Letter from C. Mortimer Bezeau to William Lyon Mackenzie King, December 21, 1946
Description
Creators
King, William Lyon Mackenzie, Recipient
Bezeau, C. Mortimer
, Author
Media Type
Text
Item Type
Correspondence
Description
Typewritten letter from C. Mortimer Bezeau to William Lyon Mackenzie King on December 21, 1946. Bezeau reflects on state of the nation including persecution of Jehovan's Witnesses, the treatment of Japanese Canadians, and discord in the Liberal Party.

Additional edits handwritten in pencil by C. Mortimer Bezeau
Notes
William Lyon Mackenzie King (1874-1950) was Canada's longest serving Prime Minister with a total of 22 years (1921-1930 and 1935-1948). King was born in Berlin, Ontario (present day Kitchener) on December 17, 1874. He graduated from the University of Toronto and went on to study economics at Harvard and Chicago University. In 1900 King was named Canada's first Deputy Minister of Labour, and became Minister of Labour in 1909. In 1921 King was elected Prime Minster of Canada. King was a member of the Liberal Party of Parliament for over 30 years, 22 of those years were spent as Prime Minister of Canada. William Lyon Mackenzie King died on July 22, 1950 in Kingsmere, Quebec.

C. Mortimer Bezeau (1871-1964) was a politician in Kitchener, Ontario and a long-standing member of the Liberal Party. He held positions in local government in 1925-1926 and 1928, and was mayor of Kitchener from 1931-1932. Bezeau made many contributions to the 'Letter to the Editor' portions of The Globe and Mail regarding various political matters and opinions. C. Mortimer Bezeau died in 1964 and is buried in Woodland Cemetery, Kitchener, Ontario.

Throughout William Lyon Mackenzie King's career the two men corresponded via typed or handwritten letters and exchanged gifts.

Transcribed by Danielle Hughes in 2017.
Date of Original
Dec. 21, 1946
Dimensions
Width: 21.5 cm
Height: 27.6 cm
Subject(s)
Local identifier
S718_1.2.77
Collection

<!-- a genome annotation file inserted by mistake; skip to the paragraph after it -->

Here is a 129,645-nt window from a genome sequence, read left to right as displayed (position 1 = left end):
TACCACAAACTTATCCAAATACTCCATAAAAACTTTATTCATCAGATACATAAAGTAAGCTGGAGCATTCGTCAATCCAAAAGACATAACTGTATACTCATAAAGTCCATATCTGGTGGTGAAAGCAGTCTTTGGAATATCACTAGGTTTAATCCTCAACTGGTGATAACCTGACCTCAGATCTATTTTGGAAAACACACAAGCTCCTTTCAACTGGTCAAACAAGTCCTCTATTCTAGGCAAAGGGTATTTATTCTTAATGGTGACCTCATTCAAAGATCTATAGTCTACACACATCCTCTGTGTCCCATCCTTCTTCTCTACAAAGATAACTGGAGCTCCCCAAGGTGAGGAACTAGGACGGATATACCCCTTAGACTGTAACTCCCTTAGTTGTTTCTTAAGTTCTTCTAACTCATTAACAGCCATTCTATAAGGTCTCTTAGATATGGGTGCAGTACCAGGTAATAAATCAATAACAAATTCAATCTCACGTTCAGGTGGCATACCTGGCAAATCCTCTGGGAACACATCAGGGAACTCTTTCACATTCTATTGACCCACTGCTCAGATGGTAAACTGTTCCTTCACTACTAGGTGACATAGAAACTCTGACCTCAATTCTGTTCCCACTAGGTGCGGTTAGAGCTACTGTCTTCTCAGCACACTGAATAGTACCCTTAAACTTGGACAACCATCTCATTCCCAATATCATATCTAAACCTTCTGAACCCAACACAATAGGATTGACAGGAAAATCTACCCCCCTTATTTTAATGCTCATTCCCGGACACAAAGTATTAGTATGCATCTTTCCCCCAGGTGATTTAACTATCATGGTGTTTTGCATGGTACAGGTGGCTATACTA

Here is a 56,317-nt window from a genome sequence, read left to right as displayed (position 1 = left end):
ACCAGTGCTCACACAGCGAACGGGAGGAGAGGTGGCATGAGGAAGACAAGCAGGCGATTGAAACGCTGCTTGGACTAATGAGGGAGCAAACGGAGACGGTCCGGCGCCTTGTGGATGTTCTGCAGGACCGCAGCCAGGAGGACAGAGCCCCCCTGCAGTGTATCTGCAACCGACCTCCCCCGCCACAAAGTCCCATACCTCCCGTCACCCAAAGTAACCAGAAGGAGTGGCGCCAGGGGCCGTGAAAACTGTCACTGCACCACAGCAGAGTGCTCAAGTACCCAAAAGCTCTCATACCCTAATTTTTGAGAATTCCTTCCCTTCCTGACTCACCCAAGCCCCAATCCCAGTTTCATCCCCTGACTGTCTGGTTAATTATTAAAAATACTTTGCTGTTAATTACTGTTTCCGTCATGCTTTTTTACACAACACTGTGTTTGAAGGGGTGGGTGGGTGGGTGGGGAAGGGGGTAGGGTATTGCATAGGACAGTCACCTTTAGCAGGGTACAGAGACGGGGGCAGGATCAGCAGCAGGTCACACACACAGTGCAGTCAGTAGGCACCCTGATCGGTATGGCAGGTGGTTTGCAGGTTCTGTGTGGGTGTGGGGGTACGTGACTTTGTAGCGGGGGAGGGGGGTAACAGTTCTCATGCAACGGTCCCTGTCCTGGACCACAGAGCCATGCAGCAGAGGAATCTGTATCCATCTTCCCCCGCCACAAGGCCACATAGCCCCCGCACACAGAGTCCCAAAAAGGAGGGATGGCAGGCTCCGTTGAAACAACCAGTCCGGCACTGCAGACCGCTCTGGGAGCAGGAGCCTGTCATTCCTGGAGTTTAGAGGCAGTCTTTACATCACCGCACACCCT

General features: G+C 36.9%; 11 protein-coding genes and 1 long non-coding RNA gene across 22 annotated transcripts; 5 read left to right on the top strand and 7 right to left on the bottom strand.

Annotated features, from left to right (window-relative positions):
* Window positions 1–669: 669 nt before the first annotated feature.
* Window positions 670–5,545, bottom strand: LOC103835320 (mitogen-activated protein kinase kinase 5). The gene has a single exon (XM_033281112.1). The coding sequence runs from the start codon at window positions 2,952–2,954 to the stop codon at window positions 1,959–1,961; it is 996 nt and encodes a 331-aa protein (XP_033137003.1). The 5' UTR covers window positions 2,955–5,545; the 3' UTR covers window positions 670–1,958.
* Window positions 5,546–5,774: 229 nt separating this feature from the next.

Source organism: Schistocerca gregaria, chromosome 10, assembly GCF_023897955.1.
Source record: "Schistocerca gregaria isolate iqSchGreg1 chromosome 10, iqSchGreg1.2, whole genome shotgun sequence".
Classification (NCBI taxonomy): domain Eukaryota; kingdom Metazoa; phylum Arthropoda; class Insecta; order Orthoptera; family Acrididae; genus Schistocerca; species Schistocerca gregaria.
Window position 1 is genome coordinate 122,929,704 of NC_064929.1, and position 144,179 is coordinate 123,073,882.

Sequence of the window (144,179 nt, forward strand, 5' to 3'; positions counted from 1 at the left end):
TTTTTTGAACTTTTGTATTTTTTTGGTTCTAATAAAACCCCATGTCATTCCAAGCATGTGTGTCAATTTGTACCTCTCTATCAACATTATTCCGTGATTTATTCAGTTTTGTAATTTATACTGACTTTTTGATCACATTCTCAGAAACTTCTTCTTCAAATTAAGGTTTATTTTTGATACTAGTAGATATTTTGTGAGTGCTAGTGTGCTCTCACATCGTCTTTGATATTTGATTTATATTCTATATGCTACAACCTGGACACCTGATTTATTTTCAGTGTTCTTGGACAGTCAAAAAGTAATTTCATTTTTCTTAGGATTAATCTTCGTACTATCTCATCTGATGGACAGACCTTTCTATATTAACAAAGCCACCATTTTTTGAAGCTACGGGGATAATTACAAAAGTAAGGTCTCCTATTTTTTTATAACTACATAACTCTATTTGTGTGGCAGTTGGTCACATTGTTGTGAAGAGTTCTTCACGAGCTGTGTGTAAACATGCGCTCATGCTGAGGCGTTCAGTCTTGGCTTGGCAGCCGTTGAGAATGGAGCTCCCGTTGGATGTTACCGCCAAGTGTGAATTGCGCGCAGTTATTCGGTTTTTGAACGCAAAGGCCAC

William Lyon Mackenzie King collection
Language of Item
English
Geographic Coverage
  • Ontario, Canada
    Latitude: 43.4501 Longitude: -80.48299
Copyright Statement
Copyright status unknown. Responsibility for determining the copyright status and any use rests exclusively with the user.
Recommended Citation
William Lyon Mackenzie King collection, Wilfrid Laurier University Archives & Special Collections
Reproduction Notes
S718 Disc 1
Contact
Wilfrid Laurier University Library
Email
WWW address
Agency street/mail address

75 University Avenue West, Waterloo, ON Canada N2L 3C5

Full Text

Please Return

December 21, 1946

Right Honourable W.L.M.King

Prime Minister of Canada

Ottawa, Ontario

Dear Mr. King:-

Another Christmas will soon be here; and soon too another year will have completed its course and belong to the historian.

The passing years tend to make one less impatient with the slow progress of things in general - particularly with the progress toward a fuller life and a better world in which to live. I share the view recently expressed by you that everything will come right in the end. While the day-to-day progress is imperceptible, when we look back to our boyhood days we are forced to the conclusion that we have covered a great deal of ground in the intervening years. Perhaps we are moving forward more rapidly than we now realize.